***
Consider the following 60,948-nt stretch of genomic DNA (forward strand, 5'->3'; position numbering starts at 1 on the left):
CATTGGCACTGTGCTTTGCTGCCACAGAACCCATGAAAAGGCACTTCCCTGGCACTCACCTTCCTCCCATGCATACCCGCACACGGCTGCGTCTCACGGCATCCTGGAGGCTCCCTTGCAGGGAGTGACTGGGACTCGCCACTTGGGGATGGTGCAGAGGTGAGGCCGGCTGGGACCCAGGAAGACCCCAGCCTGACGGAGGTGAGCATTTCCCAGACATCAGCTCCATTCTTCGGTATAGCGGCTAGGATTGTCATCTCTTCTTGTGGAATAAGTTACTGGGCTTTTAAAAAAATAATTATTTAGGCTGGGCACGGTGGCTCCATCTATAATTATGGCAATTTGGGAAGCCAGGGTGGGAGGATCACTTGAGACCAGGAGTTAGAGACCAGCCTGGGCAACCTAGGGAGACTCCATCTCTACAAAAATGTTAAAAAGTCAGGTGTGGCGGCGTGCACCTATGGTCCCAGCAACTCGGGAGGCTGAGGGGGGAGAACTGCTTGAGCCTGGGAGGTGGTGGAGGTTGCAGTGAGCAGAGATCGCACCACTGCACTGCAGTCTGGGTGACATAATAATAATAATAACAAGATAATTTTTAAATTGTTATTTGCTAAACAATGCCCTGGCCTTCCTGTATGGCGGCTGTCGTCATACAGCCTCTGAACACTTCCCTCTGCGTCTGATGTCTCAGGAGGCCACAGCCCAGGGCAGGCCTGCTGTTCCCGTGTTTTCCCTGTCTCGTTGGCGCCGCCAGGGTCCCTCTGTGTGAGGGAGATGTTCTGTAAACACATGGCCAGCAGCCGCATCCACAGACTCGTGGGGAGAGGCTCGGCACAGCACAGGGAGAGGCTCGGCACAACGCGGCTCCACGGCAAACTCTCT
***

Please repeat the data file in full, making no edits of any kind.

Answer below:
Consider the following 60,948-nt stretch of genomic DNA (forward strand, 5'->3'; position numbering starts at 1 on the left):
CATTGGCACTGTGCTTTGCTGCCACAGAACCCATGAAAAGGCACTTCCCTGGCACTCACCTTCCTCCCATGCATACCCGCACACGGCTGCGTCTCACGGCATCCTGGAGGCTCCCTTGCAGGGAGTGACTGGGACTCGCCACTTGGGGATGGTGCAGAGGTGAGGCCGGCTGGGACCCAGGAAGACCCCAGCCTGACGGAGGTGAGCATTTCCCAGACATCAGCTCCATTCTTCGGTATAGCGGCTAGGATTGTCATCTCTTCTTGTGGAATAAGTTACTGGGCTTTTAAAAAAATAATTATTTAGGCTGGGCACGGTGGCTCCATCTATAATTATGGCAATTTGGGAAGCCAGGGTGGGAGGATCACTTGAGACCAGGAGTTAGAGACCAGCCTGGGCAACCTAGGGAGACTCCATCTCTACAAAAATGTTAAAAAGTCAGGTGTGGCGGCGTGCACCTATGGTCCCAGCAACTCGGGAGGCTGAGGGGGGAGAACTGCTTGAGCCTGGGAGGTGGTGGAGGTTGCAGTGAGCAGAGATCGCACCACTGCACTGCAGTCTGGGTGACATAATAATAATAATAACAAGATAATTTTTAAATTGTTATTTGCTAAACAATGCCCTGGCCTTCCTGTATGGCGGCTGTCGTCATACAGCCTCTGAACACTTCCCTCTGCGTCTGATGTCTCAGGAGGCCACAGCCCAGGGCAGGCCTGCTGTTCCCGTGTTTTCCCTGTCTCGTTGGCGCCGCCAGGGTCCCTCTGTGTGAGGGAGATGTTCTGTAAACACATGGCCAGCAGCCGCATCCACAGACTCGTGGGGAGAGGCTCGGCACAGCACAGGGAGAGGCTCGGCACAACGCGGCTCCACGGCAAACTCTCT